Rahul begins meeting State leaders, listens to their grievances

Updated - November 16, 2021 06:02 pm IST

Published - January 18, 2014 03:26 pm IST - New Delhi

Congress vice-president Rahul Gandhi at the AICC meeting in New Delhi on Friday. Photo:Rajeev Bhatt

Congress vice-president Rahul Gandhi at the AICC meeting in New Delhi on Friday. Photo:Rajeev Bhatt

A large number of Congress leaders from the States opened up before Congress vice-president Rahul Gandhi during his first interaction with them after taking over the reins for the upcoming Lok Sabha elections.

Mr. Gandhi met leaders of each State for about 30 minutes and heard the leaders speak about lack of coordination and access at various levels. Some leaders said adequate respect was not given to the All India Congress Committee office-bearers and members, while others pointed out how the AICC leaders have no time for State leaders and workers.

A key complaint also pertained to how restructuring of the Youth Congress, undertaken a few years ago under the leadership of Mr. Gandhi himself, had proved to be counterproductive as it has spawned new resourceful leaders who are only interested in tickets and unwilling to work for the party units.

Leaders from Uttar Pradesh, which has 80 Lok Sabha seats, were among the most vocal. While BJP’s prime ministerial candidate Narendra Modi has put his trusted lieutenant Amit Shah in-charge of the crucial State, Congress leaders said the party was yet to give adequate thought to problems plaguing it in U.P.

A Pradesh Congress Committee leader Anoop Pandey urged Mr. Gandhi to meet the workers regularly. Stating that workers and local leaders often struggled to even get an audience with Ministers and AICC members, he demanded that the office bearers be instructed to interact with the foot soldiers and address their concerns and grievances.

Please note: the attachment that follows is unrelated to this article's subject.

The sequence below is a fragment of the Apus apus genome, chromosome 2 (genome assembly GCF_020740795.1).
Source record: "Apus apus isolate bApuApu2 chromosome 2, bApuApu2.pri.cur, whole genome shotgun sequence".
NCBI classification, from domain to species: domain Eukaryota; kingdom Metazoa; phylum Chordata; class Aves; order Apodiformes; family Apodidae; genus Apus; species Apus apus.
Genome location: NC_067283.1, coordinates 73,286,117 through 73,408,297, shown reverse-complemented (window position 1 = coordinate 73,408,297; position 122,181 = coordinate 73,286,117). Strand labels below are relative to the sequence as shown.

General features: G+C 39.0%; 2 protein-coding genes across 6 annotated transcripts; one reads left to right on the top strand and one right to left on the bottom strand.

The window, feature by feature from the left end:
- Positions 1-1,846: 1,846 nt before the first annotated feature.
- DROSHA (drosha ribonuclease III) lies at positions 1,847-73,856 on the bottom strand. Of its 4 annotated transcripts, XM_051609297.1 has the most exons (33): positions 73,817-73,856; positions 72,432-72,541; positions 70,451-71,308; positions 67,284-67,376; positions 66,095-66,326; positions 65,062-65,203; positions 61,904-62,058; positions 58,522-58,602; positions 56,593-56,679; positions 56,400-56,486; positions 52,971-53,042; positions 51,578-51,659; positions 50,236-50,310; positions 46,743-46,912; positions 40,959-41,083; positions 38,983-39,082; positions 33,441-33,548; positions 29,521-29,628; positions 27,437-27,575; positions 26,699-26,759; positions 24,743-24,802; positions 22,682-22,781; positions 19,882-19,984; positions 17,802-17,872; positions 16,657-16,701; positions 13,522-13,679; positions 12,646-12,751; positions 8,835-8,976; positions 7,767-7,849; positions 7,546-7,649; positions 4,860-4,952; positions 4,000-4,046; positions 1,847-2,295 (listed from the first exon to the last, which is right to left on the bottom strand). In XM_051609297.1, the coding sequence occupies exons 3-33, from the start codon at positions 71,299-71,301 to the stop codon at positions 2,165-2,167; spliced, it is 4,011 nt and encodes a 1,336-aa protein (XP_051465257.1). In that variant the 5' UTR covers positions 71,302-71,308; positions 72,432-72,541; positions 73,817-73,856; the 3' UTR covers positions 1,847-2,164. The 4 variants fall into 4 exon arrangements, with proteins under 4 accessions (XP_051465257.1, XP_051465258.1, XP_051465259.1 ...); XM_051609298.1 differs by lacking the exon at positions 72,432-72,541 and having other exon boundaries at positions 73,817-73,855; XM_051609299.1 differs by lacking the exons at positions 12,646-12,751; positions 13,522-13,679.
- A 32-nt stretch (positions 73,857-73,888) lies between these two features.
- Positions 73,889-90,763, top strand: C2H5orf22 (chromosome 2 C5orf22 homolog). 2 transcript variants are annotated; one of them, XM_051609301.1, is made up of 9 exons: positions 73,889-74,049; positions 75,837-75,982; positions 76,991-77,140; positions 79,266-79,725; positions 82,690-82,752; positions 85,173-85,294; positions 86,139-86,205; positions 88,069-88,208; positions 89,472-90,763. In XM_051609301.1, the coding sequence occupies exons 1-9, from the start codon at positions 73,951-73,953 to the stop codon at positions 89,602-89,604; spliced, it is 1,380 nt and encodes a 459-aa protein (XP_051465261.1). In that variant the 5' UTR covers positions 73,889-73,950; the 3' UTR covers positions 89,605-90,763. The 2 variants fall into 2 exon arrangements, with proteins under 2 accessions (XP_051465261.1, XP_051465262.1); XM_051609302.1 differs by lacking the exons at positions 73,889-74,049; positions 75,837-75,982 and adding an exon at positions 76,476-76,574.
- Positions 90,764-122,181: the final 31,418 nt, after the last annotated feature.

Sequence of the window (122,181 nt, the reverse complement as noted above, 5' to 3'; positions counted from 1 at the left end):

AICC leader Ammar Rizvi chose to speak about how people who come from other parties are often given prominence. He said the senior party workers feel humiliated when they are treated at par with the newcomers. It is time due respect is given to the old timers.

Dr. Rizvi also spoke about AICC leaders being ignored by the Ministers. He said there should be regular discussions between the AICC leaders and the Ministers so that the voice of the people is able to reach the corridors of power.

A Mahila Congress leader from Baghpat demanded that the party ensure that Mr. Gandhi’s announcement of giving greater representation to women be actually implemented. Mr. Gandhi had said he wanted women in more party position and to occupy 50 per cent of all party chief ministers to be women.

In his response, Mr. Gandhi said Congress was a “soch” (idea) and it was time that its message was propagated far and wide. “We must fight with unity, focusing on the strengths of our party and the good work we have done over the last 10 years,” he said.

Mr. Gandhi said the party would be strengthened at the booth, block and district levels ahead of the Lok Sabha elections and necessary directions would be issued to the presidents of these units in this regard.

At the AICC session, Mr. Gandhi had also spoken about how on an experimental basis the candidates for 15 seats would be chosen on the basis of the suggestions of the block, district and state units. Some party leaders were quick to point out that a similar exercise of taking views of district and block units was undertaken in Delhi for the Assembly polls last year but failed as all the recommendations of the units were junked.

Ranjiv Srivastava, a PCC delegate from Balia, said the manner of selection of Youth Congress leaders was also flawed as those with resources at their disposal are using this route to stake claim to party tickets. “Rather than getting into the party to support the district or State units or the candidates, they are becoming opponents of the established structure.”

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